Expired News - Supercomputer storm blurs the lines between sim and reality - The Weather Network
Your weather when it really mattersTM


Please choose your default site


Asia - Pacific



Supercomputer storm blurs the lines between sim and reality

Scott Sutherland
Meteorologist/Science Writer

Saturday, August 15, 2015, 1:23 PM - There's movie special effects and then there's this: a new supercomputer visualization that's so real, it actually blurs the line between simulation and reality.

Simulating weather with computers is not an easy task.

Every hour of every day, Earth's atmosphere throws together countless air and water molecules, at different temperatures and speeds, all having their own specific effect on the outcome in producing the weather we see. While weather models are limited to kilometre-wide or larger scales to produce timely results for national and even regional forecasts - typically too small to pick up on a single storm cell - researchers can still tap into the power of supercomputers to delve down into individual storms.

This incredible simulation is one of their latest results:

This hyper-realistic visualization simulates the conditions that were in play that produced the EF5 wedge tornado near El Reno, OK, on May 24, 2011. This destructive tornado cut a swath over 100 kilometers long and as wide as 1.6 kilometres at some points along its track, killing nine people and injuring 181 others.

The simulation of this storm was designed by Leigh Orf, an Associate Researcher at the Cooperative Institute for Meteorological Satellite Studies (CIMSS) at the University of Wisconsin - Madison. Rather than using kilometre-wide scales, it was run by the Blue Waters supercomputer, at the University of Illinois' National Center for Supercomputing Applications (NCSA), using a resolution of just 30 metres.

When the computer had completed the simulation and delivered the roughly 100 terabytes of results, Orf passed them on to Rob Sisneros and David Bock, at the NCSA, where Bock used a custom rendering tool to add realistic lighting to the final visualization we see above.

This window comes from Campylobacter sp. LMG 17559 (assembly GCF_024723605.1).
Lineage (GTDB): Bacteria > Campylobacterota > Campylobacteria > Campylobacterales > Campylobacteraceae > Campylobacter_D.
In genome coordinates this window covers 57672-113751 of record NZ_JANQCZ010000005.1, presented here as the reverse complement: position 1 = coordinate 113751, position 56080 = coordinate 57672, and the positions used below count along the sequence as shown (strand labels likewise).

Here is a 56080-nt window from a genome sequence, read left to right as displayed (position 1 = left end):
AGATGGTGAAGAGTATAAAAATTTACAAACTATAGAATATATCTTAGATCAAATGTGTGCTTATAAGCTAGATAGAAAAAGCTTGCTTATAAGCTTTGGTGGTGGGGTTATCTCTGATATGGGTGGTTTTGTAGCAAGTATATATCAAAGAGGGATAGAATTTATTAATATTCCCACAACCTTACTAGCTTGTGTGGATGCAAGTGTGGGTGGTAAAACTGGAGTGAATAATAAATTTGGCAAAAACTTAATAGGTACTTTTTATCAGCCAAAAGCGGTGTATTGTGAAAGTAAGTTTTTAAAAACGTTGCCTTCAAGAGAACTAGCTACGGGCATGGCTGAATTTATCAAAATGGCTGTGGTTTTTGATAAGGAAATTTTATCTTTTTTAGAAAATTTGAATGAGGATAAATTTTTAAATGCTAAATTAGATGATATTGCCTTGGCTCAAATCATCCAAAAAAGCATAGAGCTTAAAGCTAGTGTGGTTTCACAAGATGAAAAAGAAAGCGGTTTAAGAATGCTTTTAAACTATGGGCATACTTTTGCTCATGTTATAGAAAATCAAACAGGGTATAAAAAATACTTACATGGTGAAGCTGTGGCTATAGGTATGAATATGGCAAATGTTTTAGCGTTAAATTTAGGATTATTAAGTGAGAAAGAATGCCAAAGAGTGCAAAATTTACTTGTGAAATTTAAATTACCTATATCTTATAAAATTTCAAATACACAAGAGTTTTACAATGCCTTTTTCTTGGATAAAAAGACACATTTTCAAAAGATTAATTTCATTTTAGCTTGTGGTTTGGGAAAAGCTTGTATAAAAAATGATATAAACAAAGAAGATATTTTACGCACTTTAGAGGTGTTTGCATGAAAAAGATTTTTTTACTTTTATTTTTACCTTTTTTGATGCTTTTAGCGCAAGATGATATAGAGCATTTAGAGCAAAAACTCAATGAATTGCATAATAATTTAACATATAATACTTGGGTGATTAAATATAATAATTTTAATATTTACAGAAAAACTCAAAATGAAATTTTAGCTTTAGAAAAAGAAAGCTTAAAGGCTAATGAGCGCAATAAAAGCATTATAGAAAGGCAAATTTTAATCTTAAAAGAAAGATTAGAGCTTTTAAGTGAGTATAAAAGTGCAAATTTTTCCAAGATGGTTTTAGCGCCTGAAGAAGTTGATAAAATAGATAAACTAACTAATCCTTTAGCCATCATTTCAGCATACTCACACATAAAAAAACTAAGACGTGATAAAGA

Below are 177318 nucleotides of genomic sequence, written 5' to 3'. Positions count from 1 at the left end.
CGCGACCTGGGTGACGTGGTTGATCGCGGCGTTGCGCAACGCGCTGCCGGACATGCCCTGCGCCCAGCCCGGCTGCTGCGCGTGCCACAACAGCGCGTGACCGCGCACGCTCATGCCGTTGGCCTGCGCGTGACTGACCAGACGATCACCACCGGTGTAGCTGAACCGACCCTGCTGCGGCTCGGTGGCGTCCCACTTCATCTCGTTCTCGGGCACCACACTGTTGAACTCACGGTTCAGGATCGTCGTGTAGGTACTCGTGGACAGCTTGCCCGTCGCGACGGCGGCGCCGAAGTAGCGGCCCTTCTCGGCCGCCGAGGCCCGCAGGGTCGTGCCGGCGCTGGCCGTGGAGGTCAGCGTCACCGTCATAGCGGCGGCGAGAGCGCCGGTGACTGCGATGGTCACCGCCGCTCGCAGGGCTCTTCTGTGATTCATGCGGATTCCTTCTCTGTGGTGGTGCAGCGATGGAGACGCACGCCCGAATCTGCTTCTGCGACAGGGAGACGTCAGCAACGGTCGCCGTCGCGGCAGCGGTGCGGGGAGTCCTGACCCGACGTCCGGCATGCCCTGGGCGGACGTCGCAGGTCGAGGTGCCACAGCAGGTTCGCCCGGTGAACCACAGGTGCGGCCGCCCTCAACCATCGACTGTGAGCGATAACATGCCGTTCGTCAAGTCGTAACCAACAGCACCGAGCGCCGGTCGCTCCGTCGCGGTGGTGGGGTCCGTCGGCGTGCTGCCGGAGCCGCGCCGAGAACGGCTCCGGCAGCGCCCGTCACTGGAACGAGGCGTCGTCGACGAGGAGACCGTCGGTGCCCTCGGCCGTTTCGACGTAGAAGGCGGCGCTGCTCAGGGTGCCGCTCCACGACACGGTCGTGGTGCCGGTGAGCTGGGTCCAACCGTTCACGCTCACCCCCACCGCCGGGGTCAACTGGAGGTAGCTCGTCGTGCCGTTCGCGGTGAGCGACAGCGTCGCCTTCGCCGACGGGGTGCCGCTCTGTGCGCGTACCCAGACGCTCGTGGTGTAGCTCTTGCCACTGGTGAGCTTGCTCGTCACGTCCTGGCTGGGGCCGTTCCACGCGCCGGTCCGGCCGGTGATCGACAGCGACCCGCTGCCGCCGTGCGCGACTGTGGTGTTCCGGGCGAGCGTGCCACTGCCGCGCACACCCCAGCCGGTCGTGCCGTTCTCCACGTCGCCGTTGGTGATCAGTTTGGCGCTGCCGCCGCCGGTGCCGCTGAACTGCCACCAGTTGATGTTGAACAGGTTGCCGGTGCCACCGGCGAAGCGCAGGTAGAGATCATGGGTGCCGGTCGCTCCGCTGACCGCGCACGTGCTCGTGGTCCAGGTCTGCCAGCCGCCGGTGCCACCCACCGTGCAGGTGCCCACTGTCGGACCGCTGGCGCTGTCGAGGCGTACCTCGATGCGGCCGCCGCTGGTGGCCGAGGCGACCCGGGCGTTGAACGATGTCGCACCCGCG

"I call it 'sim-realistic,'" Bock told International Science Grid This Week (iSGTW).

According to Bock, this isn't just about producing something that's visually appealing.

"As soon as you see the storm, you recognize and connect aspects of the storm that you see in real life with the computational model," he told iSGTW. "If it's a thunderstorm, then it should look like a thunderstorm."

Orf agrees, and related this back to how it helps produce even better computer models for weather simulation.

"One of the ways to validate a numerical simulation is to visualize the model data in ways that match observations," Orf says. "If you can't get a simulated storm to look like a real storm, then there is something wrong with the model or the technique you are using. If you can get them to look similar, it lends much more credence to the simulation and its faithful representation of the atmosphere, the storm, and what goes on inside the storm."

The simulation was presented at the 2015 Extreme Science and Engineering Discovery Environment (XSEDE) conference that was recently held in St. Louis, MO, and was chosen as the XSEDE15 People's Choice award for best visualization.

Sources: iSGTW | Leigh Orf | National Weather Service

WATCH BELOW: One year after, Jaclyn Whittal and Mark Robinson discuss the EF5 May 31, 2013 El Reno tornado - the widest tornado in US history

Default saved

Search Location


Sign In

Please sign in to use this feature.